essay Archive

The Mekons: Rock ‘n Roll

Influential critic and rock journalist Lester Bangs once described the Mekons as “the most revolutionary group in the history of rock ‘n’ roll.” Hyperbole aside, Bangs had a point. Formed during Britain’s first wave of punk rock, Mekons are today the only group left standing. They’re endured by resolutely doing things their own way, and

Brian Auger: To Oblivion and Beyond

Among the most rock-oriented of soul jazz musicians (as well as perhaps the jazziest of all rockers) Brian Auger is a musician of legendary talent and taste. Even though his primary instrument is the Hammond organ – followed by electric piano – most listeners first heard Auger on harpsichord; that’s him playing the memorable keyboard

Sting: Breathtaking Performer

Thinking back upon the subject today, it doesn’t seem so surprising that Sting cut his musical teeth in a jazz fusion band. As bassist in Last Exit, the British musician developed and displayed his keen abilities on bass and vocals. But by 1977 he had focused his energies in a very different style, the reggae-influenced

Joan Baez: Consistently on the Right Side of History

Joan Baez is American folk royalty. Her name would be an important one within the folk idiom even if she had never sung a note; as an early and prominent supporter of Bob Dylan, she helped expand the influence and popularity of acoustic American music in the early 1960s. That fact – and her personal

Patti Smith: Archetype of the Uncompromising Poet/rocker

Over the course of her years in the creative world, Patti Smith has been called many things: muse, musician, rocker, activist, wife. But the one word that has always been the best to describe her is poet. An incalculably important part of the early 1970s underground rock scene in New York City, Smith would influence

Kamasi Washington: Can You Hear Him?

The career of saxophonist and composer Kamasi Washington bubbled under for a number of years before the Los Angeles-based artist broke through on a national and worldwide level. Hints of his potential were there early for those who paid attention: in 1999 Washington won the prestigious John Coltrane Music Competition. While a student at UCLA’s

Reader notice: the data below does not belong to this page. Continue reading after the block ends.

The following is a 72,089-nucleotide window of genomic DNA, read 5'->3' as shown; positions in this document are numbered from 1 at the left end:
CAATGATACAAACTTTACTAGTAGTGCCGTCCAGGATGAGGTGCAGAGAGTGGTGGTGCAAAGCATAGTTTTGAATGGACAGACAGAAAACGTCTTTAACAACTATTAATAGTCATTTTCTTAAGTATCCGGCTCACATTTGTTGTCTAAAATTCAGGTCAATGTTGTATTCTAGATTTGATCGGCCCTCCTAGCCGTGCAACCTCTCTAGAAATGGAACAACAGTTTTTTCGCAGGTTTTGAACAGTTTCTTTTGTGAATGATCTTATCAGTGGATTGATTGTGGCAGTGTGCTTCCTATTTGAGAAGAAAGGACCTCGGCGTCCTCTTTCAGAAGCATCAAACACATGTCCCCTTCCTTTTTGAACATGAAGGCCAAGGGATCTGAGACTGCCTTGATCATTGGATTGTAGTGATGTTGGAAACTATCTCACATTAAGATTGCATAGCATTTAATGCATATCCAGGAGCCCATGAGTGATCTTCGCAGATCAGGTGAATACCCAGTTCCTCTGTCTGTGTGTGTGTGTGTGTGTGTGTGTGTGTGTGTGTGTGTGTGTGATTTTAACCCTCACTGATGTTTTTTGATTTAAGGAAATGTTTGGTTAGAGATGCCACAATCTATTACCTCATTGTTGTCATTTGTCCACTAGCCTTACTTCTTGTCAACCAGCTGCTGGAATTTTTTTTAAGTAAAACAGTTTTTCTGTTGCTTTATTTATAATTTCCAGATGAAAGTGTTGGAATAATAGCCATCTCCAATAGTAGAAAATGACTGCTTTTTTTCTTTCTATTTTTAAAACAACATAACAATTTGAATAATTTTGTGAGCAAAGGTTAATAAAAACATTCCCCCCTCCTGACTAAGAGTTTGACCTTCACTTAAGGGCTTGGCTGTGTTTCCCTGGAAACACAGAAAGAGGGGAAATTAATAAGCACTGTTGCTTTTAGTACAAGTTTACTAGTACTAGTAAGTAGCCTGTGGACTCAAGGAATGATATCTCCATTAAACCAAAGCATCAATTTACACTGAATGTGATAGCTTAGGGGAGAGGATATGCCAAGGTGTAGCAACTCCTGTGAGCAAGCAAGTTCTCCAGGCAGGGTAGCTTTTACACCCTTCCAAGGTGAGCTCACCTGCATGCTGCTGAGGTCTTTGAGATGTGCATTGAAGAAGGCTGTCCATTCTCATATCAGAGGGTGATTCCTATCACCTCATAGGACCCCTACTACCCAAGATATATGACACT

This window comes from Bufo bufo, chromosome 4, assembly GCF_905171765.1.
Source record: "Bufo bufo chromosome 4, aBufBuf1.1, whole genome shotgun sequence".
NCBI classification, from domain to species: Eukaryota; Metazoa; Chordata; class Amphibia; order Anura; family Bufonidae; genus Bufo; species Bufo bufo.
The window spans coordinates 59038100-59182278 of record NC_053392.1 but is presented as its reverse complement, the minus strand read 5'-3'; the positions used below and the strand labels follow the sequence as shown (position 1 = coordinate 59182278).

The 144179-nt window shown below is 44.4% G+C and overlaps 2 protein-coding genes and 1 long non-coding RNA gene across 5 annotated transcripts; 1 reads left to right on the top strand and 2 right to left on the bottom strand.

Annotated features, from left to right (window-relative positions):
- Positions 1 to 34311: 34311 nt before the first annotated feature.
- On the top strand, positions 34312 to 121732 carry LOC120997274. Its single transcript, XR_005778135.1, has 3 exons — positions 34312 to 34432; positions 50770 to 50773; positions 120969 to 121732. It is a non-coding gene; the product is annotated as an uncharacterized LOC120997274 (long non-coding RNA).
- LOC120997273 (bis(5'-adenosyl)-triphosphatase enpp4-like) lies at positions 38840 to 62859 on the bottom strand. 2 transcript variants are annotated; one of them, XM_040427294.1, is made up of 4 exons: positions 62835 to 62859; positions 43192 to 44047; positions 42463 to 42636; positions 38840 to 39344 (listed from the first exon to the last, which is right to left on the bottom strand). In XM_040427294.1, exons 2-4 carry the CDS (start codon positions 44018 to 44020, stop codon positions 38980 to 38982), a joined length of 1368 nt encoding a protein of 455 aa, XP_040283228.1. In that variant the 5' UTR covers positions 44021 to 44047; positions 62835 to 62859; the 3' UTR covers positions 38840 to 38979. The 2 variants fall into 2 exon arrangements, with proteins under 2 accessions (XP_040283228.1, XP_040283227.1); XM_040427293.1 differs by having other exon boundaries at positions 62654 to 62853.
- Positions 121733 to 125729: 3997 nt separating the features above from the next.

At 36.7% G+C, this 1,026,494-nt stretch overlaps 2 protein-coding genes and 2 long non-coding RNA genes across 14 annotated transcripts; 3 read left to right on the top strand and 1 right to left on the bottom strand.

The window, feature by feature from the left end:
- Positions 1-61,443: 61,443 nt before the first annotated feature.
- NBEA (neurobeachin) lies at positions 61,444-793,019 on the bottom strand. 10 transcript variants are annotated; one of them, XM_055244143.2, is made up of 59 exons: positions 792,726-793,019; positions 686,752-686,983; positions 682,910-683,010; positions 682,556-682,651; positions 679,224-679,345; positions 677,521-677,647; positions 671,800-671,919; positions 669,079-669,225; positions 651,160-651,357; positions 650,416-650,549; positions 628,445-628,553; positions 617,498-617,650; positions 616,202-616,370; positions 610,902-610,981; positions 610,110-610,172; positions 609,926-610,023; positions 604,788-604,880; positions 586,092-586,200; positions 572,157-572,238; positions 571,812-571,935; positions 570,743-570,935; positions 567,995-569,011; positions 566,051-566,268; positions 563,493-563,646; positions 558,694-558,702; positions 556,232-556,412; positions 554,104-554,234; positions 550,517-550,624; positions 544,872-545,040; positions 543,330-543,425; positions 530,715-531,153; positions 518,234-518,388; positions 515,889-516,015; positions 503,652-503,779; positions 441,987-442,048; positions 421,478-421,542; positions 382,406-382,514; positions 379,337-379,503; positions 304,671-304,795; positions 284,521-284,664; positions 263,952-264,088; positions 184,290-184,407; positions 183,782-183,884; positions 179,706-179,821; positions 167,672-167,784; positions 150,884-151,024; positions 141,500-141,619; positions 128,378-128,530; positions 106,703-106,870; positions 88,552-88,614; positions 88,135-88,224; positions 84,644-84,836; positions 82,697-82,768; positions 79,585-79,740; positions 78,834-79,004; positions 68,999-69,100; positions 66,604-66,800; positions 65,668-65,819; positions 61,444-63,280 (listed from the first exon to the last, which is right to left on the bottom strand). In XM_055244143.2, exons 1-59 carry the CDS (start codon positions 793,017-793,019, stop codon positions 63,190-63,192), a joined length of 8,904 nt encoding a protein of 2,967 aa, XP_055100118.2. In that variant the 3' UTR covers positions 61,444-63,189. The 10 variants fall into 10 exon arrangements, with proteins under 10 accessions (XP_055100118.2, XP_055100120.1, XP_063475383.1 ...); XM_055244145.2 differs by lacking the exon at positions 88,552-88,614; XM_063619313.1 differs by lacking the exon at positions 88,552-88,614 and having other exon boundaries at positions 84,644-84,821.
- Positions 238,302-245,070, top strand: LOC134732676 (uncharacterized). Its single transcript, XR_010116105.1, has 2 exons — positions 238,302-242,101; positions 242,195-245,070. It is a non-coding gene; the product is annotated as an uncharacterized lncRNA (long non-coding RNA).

Diana Krall: Here to Stay

While she is popular the world over, contralto Diana Krall got off to a modest start. Her official debut release, 1993’s Stepping Out earned positive reviews, but it didn’t initially sell in large numbers. Yet that release did bring her to the attention of producer Tommy LiPuma. He produced her second album, Only Trust Your

Eilen Jewell: Multigenre Master

Those who heard Idaho-born Eilen Jewell’s 2005 debut album Boundary Country, may have thought of her as merely the latest in a long line of Americana/country singer/songwriters. Clearly talented, she displayed a fine voice and incisive approach to songwriting. That recording is best characterized as subtle, laid back and relatively unassuming. But Jewell’s 2007’s follow-up,

Pet Benatar Still Hits You With Her Best Shot

Arguably the queen of 1980s rock, Pat Benatar has achieved a singular mix of success both critically and commercially. With record sales of more than 30 million units to her credit, Benatar is among the most successful artists of the modern era. Six of the diminutive singer’s albums have gone Platinum or better in the

George Clinton: Still Tearing the Roof Off the Sucker

There’s more to George Clinton than many fans realize. To most of the listening public, the Kannapolis, N.C.-born musician is the voice and face of Parliament-Funkadelic. A leading light of the music scene, Clinton brought a sensibility that – much like Frank Zappa, to whom he is often compared – combined humor with advanced musicality.